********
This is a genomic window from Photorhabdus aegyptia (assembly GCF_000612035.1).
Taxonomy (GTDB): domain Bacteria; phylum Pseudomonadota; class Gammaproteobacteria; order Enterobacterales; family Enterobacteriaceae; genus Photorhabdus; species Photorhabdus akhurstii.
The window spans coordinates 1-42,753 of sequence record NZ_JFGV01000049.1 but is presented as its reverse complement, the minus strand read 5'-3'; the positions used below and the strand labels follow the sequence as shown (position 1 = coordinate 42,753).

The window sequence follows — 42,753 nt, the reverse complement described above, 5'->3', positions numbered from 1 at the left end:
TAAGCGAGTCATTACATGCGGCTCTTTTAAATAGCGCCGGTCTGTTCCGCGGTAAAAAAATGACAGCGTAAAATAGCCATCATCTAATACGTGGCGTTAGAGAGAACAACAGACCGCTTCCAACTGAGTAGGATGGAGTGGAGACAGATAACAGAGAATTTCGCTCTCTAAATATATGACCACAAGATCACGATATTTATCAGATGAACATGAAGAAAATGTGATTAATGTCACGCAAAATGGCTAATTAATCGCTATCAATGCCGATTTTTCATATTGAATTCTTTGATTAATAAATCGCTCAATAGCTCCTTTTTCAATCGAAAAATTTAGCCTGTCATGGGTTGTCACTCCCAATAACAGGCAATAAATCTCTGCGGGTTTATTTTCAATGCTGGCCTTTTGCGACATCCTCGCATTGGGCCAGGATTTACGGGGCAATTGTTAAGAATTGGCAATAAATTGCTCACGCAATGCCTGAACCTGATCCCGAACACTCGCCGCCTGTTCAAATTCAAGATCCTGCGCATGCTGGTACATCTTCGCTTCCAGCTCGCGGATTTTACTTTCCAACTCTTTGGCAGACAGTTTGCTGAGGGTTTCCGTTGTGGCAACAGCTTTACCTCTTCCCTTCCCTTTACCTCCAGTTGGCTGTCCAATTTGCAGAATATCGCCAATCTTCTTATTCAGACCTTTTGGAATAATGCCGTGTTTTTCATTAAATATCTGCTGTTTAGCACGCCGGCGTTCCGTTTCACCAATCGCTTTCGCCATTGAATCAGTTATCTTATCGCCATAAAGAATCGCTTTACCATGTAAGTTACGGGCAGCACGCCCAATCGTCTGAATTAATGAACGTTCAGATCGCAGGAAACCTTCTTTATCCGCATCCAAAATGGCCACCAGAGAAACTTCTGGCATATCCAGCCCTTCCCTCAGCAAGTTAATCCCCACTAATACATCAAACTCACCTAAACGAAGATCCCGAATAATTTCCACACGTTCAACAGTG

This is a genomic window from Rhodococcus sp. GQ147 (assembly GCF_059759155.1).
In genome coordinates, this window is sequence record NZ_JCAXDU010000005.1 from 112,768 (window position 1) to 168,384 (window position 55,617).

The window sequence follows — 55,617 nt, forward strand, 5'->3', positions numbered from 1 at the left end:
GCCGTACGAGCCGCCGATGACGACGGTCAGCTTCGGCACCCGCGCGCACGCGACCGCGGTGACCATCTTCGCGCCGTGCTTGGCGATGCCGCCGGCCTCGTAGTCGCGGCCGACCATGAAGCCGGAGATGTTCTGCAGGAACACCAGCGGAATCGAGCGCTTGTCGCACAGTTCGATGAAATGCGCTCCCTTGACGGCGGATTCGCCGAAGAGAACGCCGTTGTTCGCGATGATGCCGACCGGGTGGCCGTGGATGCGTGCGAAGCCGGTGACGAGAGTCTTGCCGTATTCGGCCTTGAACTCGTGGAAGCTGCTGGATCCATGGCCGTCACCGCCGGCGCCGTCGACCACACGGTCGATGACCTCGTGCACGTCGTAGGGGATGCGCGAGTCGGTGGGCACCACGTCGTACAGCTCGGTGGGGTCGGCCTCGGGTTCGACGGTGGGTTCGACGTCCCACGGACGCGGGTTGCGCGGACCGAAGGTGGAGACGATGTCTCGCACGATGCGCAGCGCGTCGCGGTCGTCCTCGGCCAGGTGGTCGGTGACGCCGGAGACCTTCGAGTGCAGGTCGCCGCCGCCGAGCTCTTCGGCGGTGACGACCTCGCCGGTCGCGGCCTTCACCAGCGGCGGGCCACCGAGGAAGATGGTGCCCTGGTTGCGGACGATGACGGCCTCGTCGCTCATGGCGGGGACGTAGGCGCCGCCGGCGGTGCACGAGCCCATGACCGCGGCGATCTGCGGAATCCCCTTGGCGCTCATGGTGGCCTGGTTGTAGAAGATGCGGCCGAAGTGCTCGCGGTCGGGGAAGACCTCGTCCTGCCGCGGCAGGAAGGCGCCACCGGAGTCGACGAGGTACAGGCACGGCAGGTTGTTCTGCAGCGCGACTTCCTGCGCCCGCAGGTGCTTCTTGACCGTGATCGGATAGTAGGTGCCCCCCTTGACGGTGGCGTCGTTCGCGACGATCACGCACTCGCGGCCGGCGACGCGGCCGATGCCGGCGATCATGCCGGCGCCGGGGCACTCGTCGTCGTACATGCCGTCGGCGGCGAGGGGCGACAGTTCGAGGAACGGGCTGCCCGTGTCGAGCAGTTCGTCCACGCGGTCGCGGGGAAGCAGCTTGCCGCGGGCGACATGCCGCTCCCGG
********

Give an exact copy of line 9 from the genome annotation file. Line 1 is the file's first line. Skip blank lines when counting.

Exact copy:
GCCGTACGAGCCGCCGATGACGACGGTCAGCTTCGGCACCCGCGCGCACGCGACCGCGGTGACCATCTTCGCGCCGTGCTTGGCGATGCCGCCGGCCTCGTAGTCGCGGCCGACCATGAAGCCGGAGATGTTCTGCAGGAACACCAGCGGAATCGAGCGCTTGTCGCACAGTTCGATGAAATGCGCTCCCTTGACGGCGGATTCGCCGAAGAGAACGCCGTTGTTCGCGATGATGCCGACCGGGTGGCCGTGGATGCGTGCGAAGCCGGTGACGAGAGTCTTGCCGTATTCGGCCTTGAACTCGTGGAAGCTGCTGGATCCATGGCCGTCACCGCCGGCGCCGTCGACCACACGGTCGATGACCTCGTGCACGTCGTAGGGGATGCGCGAGTCGGTGGGCACCACGTCGTACAGCTCGGTGGGGTCGGCCTCGGGTTCGACGGTGGGTTCGACGTCCCACGGACGCGGGTTGCGCGGACCGAAGGTGGAGACGATGTCTCGCACGATGCGCAGCGCGTCGCGGTCGTCCTCGGCCAGGTGGTCGGTGACGCCGGAGACCTTCGAGTGCAGGTCGCCGCCGCCGAGCTCTTCGGCGGTGACGACCTCGCCGGTCGCGGCCTTCACCAGCGGCGGGCCACCGAGGAAGATGGTGCCCTGGTTGCGGACGATGACGGCCTCGTCGCTCATGGCGGGGACGTAGGCGCCGCCGGCGGTGCACGAGCCCATGACCGCGGCGATCTGCGGAATCCCCTTGGCGCTCATGGTGGCCTGGTTGTAGAAGATGCGGCCGAAGTGCTCGCGGTCGGGGAAGACCTCGTCCTGCCGCGGCAGGAAGGCGCCACCGGAGTCGACGAGGTACAGGCACGGCAGGTTGTTCTGCAGCGCGACTTCCTGCGCCCGCAGGTGCTTCTTGACCGTGATCGGATAGTAGGTGCCCCCCTTGACGGTGGCGTCGTTCGCGACGATCACGCACTCGCGGCCGGCGACGCGGCCGATGCCGGCGATCATGCCGGCGCCGGGGCACTCGTCGTCGTACATGCCGTCGGCGGCGAGGGGCGACAGTTCGAGGAACGGGCTGCCCGTGTCGAGCAGTTCGTCCACGCGGTCGCGGGGAAGCAGCTTGCCGCGGGCGACATGCCGCTCCCGG